If you pay attention to what the teens – and tweens – are saying, you can learn some interesting games that they play amongst themselves. They’re a fascinating and sometimes disturbing example of the teen mind, adrift somewhere between childhood and adulthood. And before you react, just take the time to ask and engage them before rendering a value judgment. These three particular games range from goofy to existential to simply base, a distressing concept when you realize that your kids are playing along with everybody else.
Goofy – "Yellow Car"
This goofy game requires observation and is great for passing time while traveling. The first person to call out "yellow car" when they see one receives one point. Likewise, calling out for a boat lands a point. But calling out for a cemetary is the big win: the caller gets ten points and everyone else loses ten points. If you listen, the arguments pertain to such questions as whether a jet-ski constitutes a boat or is a taxi disqualified from the competition?
I’ve caught myself calling out "yellow car!" while alone.
Existential – "The Game"
This game is the oddest one yet. There is but one rule and that is that you can’t think of the game. When you think of it, you lose. It’s puzzling to walk around near teens and see one of them suddenly smack himself in the forehead with the palm of his hand and mutter dammit, I lost! Eldest has exclaimed that she’s lost the game on multiple occasions and each is noted by a comment exclaiming her loss.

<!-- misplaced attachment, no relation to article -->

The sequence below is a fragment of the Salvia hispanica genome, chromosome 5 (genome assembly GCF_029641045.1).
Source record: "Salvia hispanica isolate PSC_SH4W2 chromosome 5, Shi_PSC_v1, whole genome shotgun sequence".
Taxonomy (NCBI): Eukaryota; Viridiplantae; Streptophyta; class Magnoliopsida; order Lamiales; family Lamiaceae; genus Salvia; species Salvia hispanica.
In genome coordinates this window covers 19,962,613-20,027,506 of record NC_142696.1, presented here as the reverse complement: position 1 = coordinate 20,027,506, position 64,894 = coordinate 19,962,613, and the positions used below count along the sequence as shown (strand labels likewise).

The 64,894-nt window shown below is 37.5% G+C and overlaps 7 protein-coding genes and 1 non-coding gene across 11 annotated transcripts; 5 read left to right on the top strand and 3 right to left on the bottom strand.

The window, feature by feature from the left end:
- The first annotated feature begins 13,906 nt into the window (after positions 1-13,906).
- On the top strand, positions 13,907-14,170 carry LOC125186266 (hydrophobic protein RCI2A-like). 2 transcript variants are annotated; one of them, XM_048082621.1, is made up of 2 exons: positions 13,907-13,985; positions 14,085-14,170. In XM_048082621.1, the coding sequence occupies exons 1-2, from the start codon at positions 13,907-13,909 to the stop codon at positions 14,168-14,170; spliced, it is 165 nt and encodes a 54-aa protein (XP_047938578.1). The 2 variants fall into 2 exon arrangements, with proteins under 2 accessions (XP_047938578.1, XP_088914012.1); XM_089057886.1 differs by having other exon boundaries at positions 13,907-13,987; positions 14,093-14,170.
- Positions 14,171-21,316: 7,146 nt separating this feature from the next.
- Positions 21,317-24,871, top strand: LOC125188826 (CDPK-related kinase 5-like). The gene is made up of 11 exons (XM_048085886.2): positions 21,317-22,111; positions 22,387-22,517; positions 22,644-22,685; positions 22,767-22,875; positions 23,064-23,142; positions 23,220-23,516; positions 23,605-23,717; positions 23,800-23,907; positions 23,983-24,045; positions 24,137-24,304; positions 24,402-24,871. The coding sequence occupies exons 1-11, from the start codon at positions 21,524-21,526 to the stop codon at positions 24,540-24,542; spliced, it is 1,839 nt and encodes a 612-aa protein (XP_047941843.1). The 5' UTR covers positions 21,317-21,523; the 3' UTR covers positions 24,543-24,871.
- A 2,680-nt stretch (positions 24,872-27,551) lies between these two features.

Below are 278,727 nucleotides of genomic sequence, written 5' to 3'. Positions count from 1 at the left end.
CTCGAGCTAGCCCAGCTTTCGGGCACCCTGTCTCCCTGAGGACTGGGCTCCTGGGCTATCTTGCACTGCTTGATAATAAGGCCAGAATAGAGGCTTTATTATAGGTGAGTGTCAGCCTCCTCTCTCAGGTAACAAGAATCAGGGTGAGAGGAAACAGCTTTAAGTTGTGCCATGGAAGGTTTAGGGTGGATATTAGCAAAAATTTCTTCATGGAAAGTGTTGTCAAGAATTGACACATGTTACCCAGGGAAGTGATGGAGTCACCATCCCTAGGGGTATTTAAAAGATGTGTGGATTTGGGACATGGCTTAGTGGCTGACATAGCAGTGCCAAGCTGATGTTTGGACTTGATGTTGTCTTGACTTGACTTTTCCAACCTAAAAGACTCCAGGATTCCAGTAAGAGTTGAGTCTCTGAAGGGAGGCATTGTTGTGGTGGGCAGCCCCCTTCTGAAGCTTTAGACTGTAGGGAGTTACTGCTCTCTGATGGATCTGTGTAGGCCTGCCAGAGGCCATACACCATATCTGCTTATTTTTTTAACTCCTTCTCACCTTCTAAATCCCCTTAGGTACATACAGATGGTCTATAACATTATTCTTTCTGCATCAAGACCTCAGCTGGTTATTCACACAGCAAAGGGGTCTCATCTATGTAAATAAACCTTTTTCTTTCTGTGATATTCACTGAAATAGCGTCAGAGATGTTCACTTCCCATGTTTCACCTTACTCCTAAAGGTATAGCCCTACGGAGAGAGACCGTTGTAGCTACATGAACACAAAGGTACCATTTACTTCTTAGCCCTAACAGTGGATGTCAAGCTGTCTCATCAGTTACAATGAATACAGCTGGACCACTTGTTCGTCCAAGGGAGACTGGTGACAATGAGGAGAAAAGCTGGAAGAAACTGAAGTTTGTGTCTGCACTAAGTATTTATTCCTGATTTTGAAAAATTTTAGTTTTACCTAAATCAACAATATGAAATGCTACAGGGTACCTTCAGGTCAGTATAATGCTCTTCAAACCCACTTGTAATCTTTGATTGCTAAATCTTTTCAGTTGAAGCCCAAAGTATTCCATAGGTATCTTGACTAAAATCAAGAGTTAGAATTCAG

Base and Depressing – "Marry, Dump or Bang"
A group game, this is one in which a participant has the floor and has to answer others’ questions about whether he or she would marry, bang or dump a particular person called out by the group. This can include people within the playing group or not present.
As a father, it’s distressing to find that your own kids have been present at playtime amongst their peers. Forbidding their participation is as useful as baying at the moon so I have to content myself with using it as a departure point for further conversation; and that it’s important to add a moral element to the game. Did it bother you that this kid viewed you in such a manner? How would you feel if someone made it clear that she wanted only to dump you? Forbidding participation won’t work since I’ve found that this game has occurred amongst teens – and tweens – by themselves even during church-sponsored events.
Keep you ears open for what’s going on around you. And if you hear something odd, just ask what it is they’re saying and prepare for an experience.